Image courtesy of David Castillo Dominici / FreeDigitalPhotos.net

Image courtesy of David Castillo Dominici / FreeDigitalPhotos.net

By Karen Hendricks

We use the word “addicted” in association with drugs, alcohol, cigarettes, coffee (caffeine) and—sometimes in a teasing way—decadent foods like chocolate. But do you think it’s possible to become addicted to technology?

More and more research is pointing in that direction, saying that we are impulsively checking our phones and other devices as soon as emails “ping” into our inboxes or texts light up our screens. What do you think? Are there times when you feel addicted? Do you ever feel as though your children or spouse are “too connected?” Do you have rules or boundaries set for phone usage in your house?

I brought up this topic over the dinner table a few nights ago. Yes, we try to have dinner together as a family every night… it’s not always possible with sports schedules and other activities, but the majority of the time, we are successful! I think it’s one of the keys to family communication and connectedness. It’s also a sacred time, meaning that devices are not allowed at the dinner table. Rarely, there are exceptions, such as when my husband gets an emergency call from his phone service… or when we’re expecting a call from our college age daughter… but face-to-face dinner conversation is more important.

So, over dinner, we talked about Sundays and how they are probably the day when we use phones and devices (iPods, Kindles, etc.) the least. Sundays have a family feel to them, with our day typically beginning at church, progressing into our Sunday noontime tradition—brunch—usually with pancakes or waffles, and always bacon. Always. Afternoons are spent getting together with friends, watching sports together on TV, catching up on homework, doing fun projects around the house, taking walks or bike rides around our neighborhood, cooking Sunday dinners or baking special treats. It’s a day to recharge our batteries, but unplug from devices.

We don’t have a strict rule about phone or device use on Sundays, but we talked about how it’s just kind of evolved that way. And for that I am grateful. I cherish Sundays for their enriching family moments and want to preserve and protect these special days. Being unplugged allows us to unwind and reconnect with each other in some of the most binding ways: talking, sharing, laughing, touching, hugging and… loving each other.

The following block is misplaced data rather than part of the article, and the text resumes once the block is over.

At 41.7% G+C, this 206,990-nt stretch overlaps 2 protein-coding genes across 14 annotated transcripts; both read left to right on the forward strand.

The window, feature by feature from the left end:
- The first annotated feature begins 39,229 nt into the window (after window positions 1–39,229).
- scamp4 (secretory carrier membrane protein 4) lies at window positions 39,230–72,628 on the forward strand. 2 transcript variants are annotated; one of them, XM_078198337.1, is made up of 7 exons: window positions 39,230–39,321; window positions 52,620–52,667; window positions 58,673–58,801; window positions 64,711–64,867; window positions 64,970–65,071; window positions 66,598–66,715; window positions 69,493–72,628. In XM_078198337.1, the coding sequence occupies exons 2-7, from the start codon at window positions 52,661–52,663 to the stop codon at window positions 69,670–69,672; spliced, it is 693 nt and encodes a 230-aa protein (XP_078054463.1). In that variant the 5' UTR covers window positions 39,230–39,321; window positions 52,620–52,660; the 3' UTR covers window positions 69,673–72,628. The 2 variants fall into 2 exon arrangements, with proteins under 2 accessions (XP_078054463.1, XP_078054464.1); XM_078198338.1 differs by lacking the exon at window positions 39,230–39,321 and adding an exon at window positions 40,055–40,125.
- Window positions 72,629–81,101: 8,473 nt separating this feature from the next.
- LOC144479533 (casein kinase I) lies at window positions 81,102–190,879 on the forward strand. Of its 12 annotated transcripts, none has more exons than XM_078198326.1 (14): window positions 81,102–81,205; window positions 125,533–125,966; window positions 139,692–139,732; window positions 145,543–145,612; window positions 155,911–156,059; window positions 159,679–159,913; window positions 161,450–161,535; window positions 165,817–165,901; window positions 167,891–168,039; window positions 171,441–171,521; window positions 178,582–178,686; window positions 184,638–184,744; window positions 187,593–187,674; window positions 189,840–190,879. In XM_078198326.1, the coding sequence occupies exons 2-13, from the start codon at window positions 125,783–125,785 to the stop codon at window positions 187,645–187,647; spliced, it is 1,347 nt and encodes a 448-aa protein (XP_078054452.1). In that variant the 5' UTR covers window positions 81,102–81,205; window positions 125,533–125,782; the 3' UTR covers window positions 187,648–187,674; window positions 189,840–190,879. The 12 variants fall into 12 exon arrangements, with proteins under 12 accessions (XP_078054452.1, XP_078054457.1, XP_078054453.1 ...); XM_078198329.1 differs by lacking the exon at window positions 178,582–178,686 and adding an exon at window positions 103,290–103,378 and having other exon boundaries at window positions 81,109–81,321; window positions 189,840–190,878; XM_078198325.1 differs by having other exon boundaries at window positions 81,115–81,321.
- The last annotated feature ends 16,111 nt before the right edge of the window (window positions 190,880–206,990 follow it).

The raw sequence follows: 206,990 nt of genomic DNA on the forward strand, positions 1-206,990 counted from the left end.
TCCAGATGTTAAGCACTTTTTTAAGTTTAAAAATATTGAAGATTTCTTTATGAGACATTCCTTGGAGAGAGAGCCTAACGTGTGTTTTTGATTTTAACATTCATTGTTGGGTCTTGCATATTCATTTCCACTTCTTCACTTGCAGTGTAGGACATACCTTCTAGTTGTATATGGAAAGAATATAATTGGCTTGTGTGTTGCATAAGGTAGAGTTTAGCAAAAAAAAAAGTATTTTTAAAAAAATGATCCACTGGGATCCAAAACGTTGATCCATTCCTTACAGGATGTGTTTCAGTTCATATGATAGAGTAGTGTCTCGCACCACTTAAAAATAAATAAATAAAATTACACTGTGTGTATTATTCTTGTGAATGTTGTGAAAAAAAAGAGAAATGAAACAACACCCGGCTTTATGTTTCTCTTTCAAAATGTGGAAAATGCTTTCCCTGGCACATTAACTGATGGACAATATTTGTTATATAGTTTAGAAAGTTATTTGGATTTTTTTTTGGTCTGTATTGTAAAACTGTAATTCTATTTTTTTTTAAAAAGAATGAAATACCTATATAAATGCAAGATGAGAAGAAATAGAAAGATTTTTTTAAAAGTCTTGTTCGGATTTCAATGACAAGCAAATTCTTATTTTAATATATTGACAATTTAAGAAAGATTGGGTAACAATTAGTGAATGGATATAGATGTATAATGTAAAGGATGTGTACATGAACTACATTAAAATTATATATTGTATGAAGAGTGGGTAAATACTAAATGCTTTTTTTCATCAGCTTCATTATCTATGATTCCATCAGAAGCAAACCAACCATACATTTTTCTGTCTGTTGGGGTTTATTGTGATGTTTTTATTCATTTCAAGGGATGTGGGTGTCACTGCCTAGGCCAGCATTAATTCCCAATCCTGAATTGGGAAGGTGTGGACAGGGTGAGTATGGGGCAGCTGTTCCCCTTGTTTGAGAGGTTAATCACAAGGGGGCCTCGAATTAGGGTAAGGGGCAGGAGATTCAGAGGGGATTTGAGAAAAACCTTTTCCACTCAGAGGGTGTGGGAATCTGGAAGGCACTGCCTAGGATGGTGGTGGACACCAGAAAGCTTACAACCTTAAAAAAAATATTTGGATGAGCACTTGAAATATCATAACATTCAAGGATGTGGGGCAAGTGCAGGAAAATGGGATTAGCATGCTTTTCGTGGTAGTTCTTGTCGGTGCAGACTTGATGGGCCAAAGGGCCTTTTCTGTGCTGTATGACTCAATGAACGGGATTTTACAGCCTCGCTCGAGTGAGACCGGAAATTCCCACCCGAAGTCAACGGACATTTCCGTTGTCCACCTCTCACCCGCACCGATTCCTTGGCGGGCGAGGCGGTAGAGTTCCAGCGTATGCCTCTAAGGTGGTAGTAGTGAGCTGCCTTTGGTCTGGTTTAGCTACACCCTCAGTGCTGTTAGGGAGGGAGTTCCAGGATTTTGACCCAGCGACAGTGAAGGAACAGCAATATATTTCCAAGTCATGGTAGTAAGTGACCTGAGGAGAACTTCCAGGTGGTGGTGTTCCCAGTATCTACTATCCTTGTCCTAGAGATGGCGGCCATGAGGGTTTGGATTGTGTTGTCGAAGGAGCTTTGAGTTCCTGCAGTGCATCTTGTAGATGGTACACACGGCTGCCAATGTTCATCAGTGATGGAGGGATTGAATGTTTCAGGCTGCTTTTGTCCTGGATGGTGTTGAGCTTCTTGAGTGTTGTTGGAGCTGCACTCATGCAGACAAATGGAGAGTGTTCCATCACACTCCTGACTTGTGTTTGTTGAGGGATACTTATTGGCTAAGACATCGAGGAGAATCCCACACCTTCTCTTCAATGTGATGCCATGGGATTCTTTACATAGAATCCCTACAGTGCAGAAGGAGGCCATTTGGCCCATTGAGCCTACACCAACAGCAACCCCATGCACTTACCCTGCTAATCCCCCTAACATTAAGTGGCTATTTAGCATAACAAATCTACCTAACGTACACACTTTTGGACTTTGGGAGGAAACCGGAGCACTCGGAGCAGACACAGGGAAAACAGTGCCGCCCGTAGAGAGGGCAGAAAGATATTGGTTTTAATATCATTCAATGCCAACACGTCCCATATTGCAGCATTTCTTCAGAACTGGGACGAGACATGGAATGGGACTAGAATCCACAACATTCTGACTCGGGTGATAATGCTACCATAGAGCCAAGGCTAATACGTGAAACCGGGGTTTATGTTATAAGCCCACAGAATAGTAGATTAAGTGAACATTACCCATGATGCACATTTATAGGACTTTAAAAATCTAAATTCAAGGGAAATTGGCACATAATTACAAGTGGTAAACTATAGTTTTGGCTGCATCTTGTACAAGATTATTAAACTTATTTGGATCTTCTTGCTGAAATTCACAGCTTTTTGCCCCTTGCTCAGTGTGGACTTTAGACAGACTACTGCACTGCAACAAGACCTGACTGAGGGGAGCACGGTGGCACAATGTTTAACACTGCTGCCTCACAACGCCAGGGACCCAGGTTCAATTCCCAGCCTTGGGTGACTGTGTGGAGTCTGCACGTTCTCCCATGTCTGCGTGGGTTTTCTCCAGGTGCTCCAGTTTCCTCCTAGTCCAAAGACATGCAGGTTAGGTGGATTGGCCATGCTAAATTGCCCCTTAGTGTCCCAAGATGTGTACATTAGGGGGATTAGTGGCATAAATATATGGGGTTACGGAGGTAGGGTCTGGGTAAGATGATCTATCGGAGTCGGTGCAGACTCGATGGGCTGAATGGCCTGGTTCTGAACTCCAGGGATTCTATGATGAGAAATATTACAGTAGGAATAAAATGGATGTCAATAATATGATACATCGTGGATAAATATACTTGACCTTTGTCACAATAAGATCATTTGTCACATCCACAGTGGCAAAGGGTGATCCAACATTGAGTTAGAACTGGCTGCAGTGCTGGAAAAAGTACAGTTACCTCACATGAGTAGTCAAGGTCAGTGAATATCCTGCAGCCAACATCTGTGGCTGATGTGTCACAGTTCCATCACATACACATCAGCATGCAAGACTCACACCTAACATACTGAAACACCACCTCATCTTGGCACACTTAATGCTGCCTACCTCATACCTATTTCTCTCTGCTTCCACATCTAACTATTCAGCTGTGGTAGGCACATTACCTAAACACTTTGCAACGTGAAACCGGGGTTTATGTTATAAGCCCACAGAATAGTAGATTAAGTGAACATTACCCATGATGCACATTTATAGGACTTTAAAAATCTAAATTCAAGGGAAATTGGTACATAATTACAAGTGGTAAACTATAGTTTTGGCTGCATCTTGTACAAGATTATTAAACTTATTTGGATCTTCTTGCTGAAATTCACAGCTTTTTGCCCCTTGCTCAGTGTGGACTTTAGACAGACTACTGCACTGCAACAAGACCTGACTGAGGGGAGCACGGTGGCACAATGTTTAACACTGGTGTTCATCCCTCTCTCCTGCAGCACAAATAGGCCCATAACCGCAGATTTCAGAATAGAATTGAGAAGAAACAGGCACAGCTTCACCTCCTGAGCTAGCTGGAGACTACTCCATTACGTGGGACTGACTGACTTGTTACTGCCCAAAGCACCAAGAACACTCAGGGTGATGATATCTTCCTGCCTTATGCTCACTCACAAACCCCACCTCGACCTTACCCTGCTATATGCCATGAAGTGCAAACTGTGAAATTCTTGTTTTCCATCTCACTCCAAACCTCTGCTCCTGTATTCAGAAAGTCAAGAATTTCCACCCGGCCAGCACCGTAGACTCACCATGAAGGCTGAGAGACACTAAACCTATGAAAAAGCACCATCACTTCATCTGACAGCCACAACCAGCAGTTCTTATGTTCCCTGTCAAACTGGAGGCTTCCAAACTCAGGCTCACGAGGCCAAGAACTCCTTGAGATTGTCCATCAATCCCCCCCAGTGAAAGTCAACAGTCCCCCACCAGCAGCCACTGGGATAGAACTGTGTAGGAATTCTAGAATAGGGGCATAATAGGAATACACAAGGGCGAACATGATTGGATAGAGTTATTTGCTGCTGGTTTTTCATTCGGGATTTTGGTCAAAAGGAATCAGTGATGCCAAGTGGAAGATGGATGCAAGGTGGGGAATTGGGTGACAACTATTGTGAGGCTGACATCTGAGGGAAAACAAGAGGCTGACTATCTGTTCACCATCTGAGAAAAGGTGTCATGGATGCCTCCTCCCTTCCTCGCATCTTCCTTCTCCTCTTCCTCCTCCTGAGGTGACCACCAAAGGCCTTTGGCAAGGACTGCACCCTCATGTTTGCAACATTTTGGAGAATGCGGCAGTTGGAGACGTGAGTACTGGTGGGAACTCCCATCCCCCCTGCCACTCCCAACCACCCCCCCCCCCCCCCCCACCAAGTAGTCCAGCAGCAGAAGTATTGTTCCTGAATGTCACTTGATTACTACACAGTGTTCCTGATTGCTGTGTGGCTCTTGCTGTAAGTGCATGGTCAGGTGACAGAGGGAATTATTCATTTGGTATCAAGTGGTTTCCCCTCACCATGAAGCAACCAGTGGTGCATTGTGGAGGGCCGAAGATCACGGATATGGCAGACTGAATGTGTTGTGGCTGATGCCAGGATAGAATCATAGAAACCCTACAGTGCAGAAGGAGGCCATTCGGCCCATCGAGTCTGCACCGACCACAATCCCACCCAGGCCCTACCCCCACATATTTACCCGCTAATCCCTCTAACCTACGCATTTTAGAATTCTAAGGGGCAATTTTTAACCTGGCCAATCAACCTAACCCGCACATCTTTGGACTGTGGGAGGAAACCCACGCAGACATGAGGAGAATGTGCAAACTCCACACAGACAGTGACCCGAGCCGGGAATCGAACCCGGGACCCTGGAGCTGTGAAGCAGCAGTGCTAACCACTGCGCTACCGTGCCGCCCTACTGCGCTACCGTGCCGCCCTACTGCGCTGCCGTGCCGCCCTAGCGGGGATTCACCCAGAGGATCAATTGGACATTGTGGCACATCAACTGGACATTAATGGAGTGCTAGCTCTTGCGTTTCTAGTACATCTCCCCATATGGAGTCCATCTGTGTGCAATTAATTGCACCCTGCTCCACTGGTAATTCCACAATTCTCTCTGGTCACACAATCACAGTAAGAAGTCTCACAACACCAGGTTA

Tell me what you think… I’d love to hear about your strategies and tips for keeping phone/device use in check. Feel free to leave a comment below!

Recycle, Reuse and… Renovate!

A beautifully hand-crafted piece of furniture I had treasured for years now had to go ... What would become of such a meaningful part of my life?

A beautifully hand-crafted piece of furniture I had treasured for years now had to go …
What would become of such a meaningful part of my life?

By Jennifer (Smith) Schuler

Well, I am officially “done” with all of this wintry weather and am ready for spring … springing forward, having an extra spring in my step, and that all-familiar pastime of spring cleaning!

My family and I have been slowly renovating the upper level of our rambler-style house for a couple of years now. It has taken a good deal of research and planning, yet we are nearly there – just the kitchen to go now!

Yes, renovating your house really CAN be this fun!

Yes, renovating your house really CAN be this fun!

In my blog, “Make Little Changes to Your Home to Create a Fab New Look!”  I took you on a tour of our dining/living room area and hallway, demonstrating how just a few small changes (yes, even inexpensive ones) can make a BIG difference in the overall appearance of your home.

As I read, research and learn more about renovating, I have also discovered that it is not only possible to make small, inexpensive changes to your house to create a whole new look, but that those changes can also involve using items and accessories you already have in your home in a completely different way to add to your home’s new “image” and décor.

In the past, when thinking about recycling, I pictured putting paper and cardboard, and plastics and aluminum, into containers to be reused and redistributed in another form. I thought about composting and conservation. What I didn’t consider is that when you take one item that you might otherwise sell, donate, or throw away – and find another use for it – that is recycling as well!

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STOP! Don't throw those leftover pieces of wood away just yet!

STOP! Don’t throw those leftover pieces of wood away just yet!

In the early 2000’s, a couple of years before I met my husband, I was living in Clearwater, Florida. My beloved grandmother (who was actually our neighbor a few houses down the street before we brought her so closely into our lives) had recently passed away from a stroke and I wanted to raise funds for the American Stroke Association in her memory. So I signed up, and trained, for my first half marathon which would be in Negril, Jamaica.